All of our other lessons up to this point have focused on saving money and paying off debt. But this week’s lesson was about making money. It makes sense. You need to make good money to pay off debt, build wealth, and plan for a secure financial future. That doesn’t have to mean hundreds of thousands of dollars per year, but you do need to make a wage that allows you to pay your bills and put some extra away.
While you could chase the “hot” careers and the “good” money, Dave advocates a different approach: Find work you love and that suits your personality. You may not make a fortune, but people who are happy with their work tend to make more money over time because they are committed to the job and are willing to work harder at it than someone who doesn’t care. Plus, you don’t want to spend forty years of your life completely miserable. Dave’s career coach of choice, Dan Miller, says that money alone will never be enough compensation for doing a job. You have to be happy, too. Those who work in their strengths and according to their tendencies, values, likes and dislikes have a better chance of finding fulfillment in their work and succeeding than those who fight their own personality everyday at work.
To that end, Dave recommends finding work that suits your personality style using the DISC profile. DISC stands for four different personality types:
D = Dominant: This person is bold and aggressive. They like to be the leader and in charge. They are task oriented and approach situations as problems that need to be solved.
I = Influencer: Dave calls these people the party looking for a place to happen. They are fun, people oriented, people-pleasers. They’re outgoing, impulsive, entertaining, and can lose focus.
S = Stable: These people are steady, loyal, calm, slow to act, concerned about pace, and tend to avoid conflict.
C = Complaint: These people love procedure and clearly defined steps. They are analytical, detail oriented, factual, rigid, serious, resistant to change, and logical.
Once you identify the type of personality you are, you need to seek out work that allows your personality type to shine through. You don’t want to be an Influencer stuck in an accounting job better suited for a Compliant person, for example. Similarly, you want to try to find an organization with people who are like you. While some differences are to be expected, if you are the only Stable person in a company full of Dominant people, you’re likely to get eaten for lunch. There are other types of personality assessments out there, so if you don’t feel like the DISC works for you, look into some others. The point is to know who you are and what you like in order to find out what you should be doing with your life.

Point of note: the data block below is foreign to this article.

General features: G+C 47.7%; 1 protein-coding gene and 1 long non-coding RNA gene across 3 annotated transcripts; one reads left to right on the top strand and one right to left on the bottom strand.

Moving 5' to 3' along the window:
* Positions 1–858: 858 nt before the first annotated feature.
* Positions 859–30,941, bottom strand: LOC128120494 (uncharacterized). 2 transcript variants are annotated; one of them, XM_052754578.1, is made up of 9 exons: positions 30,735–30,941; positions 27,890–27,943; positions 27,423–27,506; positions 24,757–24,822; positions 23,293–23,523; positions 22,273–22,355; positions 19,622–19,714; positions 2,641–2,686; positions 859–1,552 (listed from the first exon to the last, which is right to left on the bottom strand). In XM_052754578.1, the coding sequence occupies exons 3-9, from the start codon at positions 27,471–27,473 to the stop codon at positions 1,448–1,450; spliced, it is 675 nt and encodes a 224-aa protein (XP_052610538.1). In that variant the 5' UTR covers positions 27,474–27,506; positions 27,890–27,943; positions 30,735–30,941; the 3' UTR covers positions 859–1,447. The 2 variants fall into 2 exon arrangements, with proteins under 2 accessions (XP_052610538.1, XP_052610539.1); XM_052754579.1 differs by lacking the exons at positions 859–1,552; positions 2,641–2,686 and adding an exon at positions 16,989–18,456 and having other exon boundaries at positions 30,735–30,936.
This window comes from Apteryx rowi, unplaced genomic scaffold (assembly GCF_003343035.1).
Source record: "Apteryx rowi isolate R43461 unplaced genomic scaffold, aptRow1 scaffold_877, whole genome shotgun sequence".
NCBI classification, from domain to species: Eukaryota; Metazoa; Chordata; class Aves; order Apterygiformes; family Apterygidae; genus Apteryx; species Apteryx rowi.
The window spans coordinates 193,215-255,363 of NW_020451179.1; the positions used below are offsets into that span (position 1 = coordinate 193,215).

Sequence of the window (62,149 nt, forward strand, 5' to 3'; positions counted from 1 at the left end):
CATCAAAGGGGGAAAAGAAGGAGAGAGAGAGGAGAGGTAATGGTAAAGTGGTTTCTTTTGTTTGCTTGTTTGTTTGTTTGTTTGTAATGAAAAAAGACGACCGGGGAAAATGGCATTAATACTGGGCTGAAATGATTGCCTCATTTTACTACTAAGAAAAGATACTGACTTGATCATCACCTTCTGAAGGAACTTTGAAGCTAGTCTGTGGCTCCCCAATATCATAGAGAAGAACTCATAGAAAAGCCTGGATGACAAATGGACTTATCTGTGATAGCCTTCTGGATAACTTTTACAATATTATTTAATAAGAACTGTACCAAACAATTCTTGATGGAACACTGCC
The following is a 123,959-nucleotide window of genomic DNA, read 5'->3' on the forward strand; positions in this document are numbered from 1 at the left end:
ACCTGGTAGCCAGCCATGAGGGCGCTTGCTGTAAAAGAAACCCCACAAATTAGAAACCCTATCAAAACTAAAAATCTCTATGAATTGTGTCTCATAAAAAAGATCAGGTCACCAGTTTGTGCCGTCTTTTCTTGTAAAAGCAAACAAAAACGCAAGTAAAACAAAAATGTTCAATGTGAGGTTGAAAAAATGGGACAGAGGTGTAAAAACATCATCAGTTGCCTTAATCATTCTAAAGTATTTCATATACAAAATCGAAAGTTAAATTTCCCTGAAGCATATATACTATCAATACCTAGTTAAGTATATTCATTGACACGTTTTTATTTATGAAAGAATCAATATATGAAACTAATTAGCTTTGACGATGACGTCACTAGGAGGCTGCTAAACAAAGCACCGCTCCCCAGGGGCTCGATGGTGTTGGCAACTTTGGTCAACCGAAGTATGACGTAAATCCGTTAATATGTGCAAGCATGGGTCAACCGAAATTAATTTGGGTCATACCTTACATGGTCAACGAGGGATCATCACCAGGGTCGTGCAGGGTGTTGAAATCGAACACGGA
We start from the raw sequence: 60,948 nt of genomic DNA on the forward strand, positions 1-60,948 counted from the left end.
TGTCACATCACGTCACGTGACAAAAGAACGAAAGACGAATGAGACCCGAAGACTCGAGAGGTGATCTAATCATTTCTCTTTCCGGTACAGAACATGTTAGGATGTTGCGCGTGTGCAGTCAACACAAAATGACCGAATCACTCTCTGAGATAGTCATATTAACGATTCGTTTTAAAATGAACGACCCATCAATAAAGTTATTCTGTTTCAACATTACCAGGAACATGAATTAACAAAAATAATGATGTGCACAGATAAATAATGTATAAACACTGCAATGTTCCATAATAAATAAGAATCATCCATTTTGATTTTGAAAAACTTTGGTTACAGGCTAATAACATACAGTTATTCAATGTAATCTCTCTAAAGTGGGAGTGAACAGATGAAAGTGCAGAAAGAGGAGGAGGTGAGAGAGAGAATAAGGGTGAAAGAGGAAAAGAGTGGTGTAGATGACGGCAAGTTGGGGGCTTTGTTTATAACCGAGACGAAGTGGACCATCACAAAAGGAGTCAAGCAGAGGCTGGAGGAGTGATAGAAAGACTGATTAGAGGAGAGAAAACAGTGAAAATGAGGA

After the DISC discussion, Dave spends some time talking about the basics of resumes, job hunting, and interviewing. He didn’t offer anything that hasn’t been written in hundreds of career guides over the years. Get yourself a copy of “What Color Is Your Parachute,” by Richard Nelson Bolles and you’ll have the same information and a lot more.
The lesson ended with a look at overtime and extra work. Dave points out that raising your income over the long term requires a good career track. Find meaningful work, get and keep good jobs, educate yourself, and build a long term career. However, if you just need to raise your income in the short term (to pay off debt), you’ll probably need a part time job or to work a lot of overtime hours at your current job. It’s probably not going to be much fun, either, but you have to make the sacrifice to win. It can help if you have a detailed plan so you can see that this cruddy job has an end date. Know how much you need to make and when it’s done, move on. You also have the option to start a home based business venture to make extra money. If you’re lucky, it might become your full time job. The point is to make enough money, pay off debt, and invest wisely so that you can quit the part time job and eventually get to a place where you don’t have to work so hard. Dave says that if you do his plan correctly, you should eventually reach a point where you only have to work when you want to.